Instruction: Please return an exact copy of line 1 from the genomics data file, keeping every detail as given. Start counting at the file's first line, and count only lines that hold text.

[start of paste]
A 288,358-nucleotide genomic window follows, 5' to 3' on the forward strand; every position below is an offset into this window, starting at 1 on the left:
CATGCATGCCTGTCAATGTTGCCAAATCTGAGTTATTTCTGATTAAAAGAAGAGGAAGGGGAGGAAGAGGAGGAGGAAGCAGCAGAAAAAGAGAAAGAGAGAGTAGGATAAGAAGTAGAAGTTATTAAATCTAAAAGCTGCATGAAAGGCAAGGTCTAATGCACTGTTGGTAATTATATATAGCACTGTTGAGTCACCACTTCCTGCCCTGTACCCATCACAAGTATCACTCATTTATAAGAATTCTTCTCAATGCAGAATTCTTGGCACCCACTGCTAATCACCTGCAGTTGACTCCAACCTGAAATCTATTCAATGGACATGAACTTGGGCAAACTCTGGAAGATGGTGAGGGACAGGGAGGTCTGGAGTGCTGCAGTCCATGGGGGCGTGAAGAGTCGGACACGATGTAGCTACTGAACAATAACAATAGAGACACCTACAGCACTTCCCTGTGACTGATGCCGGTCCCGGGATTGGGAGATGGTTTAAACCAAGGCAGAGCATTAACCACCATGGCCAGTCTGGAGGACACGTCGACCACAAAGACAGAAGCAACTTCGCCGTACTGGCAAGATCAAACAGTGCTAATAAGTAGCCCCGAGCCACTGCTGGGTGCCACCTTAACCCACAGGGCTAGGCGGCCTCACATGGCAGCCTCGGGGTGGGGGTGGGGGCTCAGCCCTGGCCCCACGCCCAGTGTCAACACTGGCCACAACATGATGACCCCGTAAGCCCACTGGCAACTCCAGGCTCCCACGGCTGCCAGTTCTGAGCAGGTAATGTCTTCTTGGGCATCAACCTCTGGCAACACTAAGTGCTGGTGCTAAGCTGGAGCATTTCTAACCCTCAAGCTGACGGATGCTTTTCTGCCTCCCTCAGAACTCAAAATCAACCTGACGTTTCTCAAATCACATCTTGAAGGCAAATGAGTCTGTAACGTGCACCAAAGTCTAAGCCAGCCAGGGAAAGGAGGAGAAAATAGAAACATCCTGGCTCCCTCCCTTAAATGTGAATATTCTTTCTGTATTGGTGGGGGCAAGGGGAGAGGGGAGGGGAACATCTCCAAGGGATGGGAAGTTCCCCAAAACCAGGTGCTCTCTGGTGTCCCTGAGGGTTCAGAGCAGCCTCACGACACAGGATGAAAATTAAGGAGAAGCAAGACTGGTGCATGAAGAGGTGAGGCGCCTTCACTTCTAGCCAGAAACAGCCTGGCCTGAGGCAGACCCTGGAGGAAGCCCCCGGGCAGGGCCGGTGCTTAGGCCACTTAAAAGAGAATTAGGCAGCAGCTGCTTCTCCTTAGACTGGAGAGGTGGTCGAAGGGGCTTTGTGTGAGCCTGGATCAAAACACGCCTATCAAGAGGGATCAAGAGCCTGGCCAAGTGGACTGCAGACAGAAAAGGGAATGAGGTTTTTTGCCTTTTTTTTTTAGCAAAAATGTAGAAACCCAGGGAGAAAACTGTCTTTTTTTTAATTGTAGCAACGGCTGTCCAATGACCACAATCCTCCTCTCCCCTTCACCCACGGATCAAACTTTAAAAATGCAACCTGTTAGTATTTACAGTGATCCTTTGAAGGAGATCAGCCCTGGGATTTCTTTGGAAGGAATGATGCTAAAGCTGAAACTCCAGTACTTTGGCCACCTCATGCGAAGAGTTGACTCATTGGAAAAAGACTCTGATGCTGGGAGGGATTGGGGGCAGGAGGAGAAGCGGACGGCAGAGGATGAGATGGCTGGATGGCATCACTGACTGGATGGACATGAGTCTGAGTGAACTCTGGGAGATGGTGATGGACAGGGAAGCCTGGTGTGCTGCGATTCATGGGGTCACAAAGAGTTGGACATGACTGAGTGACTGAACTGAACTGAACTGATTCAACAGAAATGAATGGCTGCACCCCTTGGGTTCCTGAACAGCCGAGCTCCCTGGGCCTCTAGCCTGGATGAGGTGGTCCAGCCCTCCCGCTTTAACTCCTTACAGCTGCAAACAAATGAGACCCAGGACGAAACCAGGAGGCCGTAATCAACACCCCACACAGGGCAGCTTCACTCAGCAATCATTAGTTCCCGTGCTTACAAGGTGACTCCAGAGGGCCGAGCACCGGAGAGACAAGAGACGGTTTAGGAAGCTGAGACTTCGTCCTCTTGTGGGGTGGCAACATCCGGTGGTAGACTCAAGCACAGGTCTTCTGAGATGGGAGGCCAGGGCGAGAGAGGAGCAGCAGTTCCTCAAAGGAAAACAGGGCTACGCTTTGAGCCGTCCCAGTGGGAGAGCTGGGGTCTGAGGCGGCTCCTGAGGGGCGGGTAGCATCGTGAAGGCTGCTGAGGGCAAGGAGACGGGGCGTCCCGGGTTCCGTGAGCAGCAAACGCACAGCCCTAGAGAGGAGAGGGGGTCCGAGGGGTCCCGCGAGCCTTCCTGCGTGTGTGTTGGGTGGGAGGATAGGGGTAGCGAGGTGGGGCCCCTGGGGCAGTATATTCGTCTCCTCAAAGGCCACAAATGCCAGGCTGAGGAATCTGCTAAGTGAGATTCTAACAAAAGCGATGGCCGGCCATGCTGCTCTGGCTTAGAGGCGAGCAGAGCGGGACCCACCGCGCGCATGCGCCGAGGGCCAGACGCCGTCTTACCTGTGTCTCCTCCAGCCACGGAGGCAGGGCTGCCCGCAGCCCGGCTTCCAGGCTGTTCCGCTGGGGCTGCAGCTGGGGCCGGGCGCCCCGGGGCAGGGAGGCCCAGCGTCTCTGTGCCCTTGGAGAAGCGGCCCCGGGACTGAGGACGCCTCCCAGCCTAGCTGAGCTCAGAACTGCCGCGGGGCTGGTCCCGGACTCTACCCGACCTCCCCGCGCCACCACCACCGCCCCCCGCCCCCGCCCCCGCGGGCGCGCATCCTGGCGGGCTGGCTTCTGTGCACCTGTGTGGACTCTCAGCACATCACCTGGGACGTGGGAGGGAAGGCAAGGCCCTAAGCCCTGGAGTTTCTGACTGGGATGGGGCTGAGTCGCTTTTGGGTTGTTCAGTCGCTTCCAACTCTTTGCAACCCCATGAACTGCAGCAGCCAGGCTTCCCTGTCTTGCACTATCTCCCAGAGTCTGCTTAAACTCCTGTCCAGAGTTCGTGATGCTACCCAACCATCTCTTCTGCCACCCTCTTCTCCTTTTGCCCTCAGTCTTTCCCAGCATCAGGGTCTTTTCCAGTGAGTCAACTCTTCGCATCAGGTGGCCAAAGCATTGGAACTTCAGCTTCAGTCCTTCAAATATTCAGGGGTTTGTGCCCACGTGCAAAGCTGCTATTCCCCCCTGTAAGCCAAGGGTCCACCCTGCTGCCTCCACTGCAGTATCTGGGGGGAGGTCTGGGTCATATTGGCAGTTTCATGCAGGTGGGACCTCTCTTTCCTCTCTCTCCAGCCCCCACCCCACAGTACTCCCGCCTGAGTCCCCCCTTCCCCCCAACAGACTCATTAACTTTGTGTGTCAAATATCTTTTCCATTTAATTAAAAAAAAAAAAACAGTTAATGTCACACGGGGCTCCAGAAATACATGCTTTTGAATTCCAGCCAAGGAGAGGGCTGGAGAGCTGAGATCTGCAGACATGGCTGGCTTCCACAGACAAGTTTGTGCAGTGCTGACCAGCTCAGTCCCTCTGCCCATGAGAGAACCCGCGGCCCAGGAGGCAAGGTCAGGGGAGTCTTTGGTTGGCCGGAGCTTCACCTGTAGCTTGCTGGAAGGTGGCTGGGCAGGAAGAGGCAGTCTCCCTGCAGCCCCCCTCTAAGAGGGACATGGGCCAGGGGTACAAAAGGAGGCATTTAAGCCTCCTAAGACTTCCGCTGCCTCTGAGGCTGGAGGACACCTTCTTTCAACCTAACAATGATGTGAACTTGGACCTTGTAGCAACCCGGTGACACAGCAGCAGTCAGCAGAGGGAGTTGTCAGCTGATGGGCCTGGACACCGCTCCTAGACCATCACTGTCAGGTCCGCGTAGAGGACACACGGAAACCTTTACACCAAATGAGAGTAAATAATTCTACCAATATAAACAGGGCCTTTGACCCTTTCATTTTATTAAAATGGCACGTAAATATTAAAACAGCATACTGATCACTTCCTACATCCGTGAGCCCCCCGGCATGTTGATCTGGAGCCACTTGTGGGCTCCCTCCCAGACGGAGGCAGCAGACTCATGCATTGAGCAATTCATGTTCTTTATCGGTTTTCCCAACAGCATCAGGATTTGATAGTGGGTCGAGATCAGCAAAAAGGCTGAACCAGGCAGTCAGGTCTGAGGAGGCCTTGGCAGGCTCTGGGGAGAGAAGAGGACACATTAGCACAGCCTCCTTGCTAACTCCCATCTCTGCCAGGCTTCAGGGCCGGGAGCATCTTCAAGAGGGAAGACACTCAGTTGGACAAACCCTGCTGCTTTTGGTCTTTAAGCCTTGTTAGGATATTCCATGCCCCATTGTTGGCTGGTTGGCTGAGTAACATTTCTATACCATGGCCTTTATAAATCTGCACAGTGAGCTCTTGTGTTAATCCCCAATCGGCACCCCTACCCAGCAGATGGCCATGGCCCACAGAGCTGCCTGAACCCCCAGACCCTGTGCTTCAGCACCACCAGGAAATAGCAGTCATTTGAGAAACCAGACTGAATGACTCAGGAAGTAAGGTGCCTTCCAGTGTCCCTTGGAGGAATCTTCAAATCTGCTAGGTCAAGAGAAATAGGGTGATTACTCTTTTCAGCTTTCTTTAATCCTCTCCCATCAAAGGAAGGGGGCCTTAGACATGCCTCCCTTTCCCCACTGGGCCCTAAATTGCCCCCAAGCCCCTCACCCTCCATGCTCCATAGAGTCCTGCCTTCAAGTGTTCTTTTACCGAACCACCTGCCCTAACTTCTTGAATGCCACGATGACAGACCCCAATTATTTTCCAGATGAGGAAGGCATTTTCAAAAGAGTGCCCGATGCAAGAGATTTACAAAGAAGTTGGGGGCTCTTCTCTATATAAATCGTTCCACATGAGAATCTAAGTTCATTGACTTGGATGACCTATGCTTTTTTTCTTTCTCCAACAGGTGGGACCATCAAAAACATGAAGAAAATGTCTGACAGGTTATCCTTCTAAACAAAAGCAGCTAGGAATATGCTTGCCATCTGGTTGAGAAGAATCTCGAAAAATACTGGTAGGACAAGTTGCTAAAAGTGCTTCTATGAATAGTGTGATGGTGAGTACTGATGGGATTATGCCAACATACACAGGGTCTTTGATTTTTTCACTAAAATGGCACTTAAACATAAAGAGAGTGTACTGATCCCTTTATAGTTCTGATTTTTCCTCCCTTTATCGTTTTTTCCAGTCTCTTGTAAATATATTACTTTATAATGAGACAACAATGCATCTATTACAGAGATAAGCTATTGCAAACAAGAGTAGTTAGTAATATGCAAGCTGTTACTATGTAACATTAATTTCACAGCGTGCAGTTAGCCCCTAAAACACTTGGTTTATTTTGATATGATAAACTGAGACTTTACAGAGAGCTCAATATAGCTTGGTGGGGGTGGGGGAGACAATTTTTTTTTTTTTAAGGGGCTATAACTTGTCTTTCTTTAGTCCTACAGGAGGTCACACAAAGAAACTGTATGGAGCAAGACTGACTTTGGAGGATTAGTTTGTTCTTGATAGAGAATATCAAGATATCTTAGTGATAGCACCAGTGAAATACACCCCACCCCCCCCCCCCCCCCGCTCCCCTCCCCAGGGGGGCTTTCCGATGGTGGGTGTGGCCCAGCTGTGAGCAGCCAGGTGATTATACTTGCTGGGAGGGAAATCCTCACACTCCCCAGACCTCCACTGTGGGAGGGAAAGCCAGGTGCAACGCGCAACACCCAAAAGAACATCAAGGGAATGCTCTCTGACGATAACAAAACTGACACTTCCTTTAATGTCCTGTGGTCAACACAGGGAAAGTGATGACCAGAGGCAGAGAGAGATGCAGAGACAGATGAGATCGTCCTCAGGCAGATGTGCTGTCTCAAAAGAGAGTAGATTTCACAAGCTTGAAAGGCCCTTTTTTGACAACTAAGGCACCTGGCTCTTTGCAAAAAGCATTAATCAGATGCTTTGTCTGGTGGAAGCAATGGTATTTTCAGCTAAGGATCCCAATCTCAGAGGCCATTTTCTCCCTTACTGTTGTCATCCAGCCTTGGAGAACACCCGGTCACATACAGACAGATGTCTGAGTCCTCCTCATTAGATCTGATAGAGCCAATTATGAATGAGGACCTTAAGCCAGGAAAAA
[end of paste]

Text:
A 288,358-nucleotide genomic window follows, 5' to 3' on the forward strand; every position below is an offset into this window, starting at 1 on the left: